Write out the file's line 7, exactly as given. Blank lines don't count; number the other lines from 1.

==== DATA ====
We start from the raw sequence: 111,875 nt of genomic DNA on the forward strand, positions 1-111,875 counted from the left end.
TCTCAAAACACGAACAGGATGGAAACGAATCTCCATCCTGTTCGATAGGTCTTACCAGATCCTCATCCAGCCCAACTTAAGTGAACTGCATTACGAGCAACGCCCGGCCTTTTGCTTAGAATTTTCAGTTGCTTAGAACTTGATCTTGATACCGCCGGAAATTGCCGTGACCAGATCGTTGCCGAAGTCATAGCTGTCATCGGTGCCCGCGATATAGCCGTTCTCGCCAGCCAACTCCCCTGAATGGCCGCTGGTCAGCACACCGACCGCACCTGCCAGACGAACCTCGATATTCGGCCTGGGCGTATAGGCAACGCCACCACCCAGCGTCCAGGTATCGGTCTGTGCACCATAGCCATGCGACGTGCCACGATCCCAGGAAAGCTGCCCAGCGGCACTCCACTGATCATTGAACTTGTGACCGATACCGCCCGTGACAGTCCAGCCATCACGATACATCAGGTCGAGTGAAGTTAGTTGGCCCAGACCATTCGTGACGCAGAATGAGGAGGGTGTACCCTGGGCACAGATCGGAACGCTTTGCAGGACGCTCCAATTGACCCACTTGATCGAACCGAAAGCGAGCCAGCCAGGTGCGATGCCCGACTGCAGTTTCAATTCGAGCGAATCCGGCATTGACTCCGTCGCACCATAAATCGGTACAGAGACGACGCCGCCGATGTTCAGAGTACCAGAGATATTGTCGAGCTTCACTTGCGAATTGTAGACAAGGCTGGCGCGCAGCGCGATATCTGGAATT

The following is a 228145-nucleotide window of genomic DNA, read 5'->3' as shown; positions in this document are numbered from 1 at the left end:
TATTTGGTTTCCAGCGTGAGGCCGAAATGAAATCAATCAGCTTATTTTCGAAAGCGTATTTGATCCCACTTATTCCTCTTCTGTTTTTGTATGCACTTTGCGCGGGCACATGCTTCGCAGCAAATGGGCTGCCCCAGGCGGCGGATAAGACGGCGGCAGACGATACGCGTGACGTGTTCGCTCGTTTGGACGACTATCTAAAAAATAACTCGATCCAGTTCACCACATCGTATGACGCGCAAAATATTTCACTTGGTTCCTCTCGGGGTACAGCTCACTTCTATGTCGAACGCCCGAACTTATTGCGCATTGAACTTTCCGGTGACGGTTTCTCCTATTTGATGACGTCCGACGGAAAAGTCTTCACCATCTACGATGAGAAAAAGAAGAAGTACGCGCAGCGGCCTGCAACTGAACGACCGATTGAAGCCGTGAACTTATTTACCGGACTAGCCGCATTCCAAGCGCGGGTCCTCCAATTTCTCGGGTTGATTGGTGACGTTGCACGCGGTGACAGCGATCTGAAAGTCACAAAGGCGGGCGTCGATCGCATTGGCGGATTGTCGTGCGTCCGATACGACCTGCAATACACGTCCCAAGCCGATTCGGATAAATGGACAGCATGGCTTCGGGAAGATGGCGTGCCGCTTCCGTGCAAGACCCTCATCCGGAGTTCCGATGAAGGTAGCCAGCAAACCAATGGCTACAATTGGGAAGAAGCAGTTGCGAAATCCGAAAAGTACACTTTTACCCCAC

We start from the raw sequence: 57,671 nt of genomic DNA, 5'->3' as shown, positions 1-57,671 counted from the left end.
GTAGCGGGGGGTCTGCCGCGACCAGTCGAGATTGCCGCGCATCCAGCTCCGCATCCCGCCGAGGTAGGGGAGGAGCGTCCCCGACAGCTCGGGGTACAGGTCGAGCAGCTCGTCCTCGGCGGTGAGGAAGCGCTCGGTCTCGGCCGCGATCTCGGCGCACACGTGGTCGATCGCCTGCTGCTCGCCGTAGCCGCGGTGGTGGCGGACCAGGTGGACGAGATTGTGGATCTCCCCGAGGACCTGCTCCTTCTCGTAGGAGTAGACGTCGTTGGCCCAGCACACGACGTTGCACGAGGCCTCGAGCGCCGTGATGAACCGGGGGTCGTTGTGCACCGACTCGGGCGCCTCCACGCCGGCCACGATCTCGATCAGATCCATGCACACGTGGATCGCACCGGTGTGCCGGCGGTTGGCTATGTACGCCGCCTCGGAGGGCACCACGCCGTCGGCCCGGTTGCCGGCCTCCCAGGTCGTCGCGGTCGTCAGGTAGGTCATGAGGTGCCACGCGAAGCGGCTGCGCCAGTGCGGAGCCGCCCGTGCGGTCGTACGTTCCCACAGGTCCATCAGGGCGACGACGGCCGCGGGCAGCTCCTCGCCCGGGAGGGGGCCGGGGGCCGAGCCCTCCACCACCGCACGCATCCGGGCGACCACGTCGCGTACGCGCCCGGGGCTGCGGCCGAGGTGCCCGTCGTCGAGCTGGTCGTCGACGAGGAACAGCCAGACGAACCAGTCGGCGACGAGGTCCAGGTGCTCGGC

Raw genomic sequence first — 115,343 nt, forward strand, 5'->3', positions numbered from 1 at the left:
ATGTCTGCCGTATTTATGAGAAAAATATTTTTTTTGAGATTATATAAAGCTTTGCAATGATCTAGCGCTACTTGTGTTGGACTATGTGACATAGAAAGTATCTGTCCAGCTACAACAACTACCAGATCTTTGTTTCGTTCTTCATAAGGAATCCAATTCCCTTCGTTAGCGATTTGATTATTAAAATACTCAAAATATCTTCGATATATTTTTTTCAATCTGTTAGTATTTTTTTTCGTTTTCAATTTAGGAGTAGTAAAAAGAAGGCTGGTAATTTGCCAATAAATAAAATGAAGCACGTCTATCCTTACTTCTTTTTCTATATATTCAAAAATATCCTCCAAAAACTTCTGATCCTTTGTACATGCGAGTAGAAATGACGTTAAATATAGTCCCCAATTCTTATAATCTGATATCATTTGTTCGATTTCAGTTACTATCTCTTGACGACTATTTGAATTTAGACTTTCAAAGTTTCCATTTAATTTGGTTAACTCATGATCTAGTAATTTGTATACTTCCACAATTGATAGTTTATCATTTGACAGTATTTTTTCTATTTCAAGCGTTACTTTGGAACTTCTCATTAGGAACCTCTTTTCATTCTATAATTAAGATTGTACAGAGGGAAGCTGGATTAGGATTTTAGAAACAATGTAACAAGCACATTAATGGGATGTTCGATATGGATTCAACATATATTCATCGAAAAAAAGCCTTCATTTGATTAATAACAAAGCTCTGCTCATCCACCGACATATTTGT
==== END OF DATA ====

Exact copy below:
Raw genomic sequence first — 115,343 nt, forward strand, 5'->3', positions numbered from 1 at the left: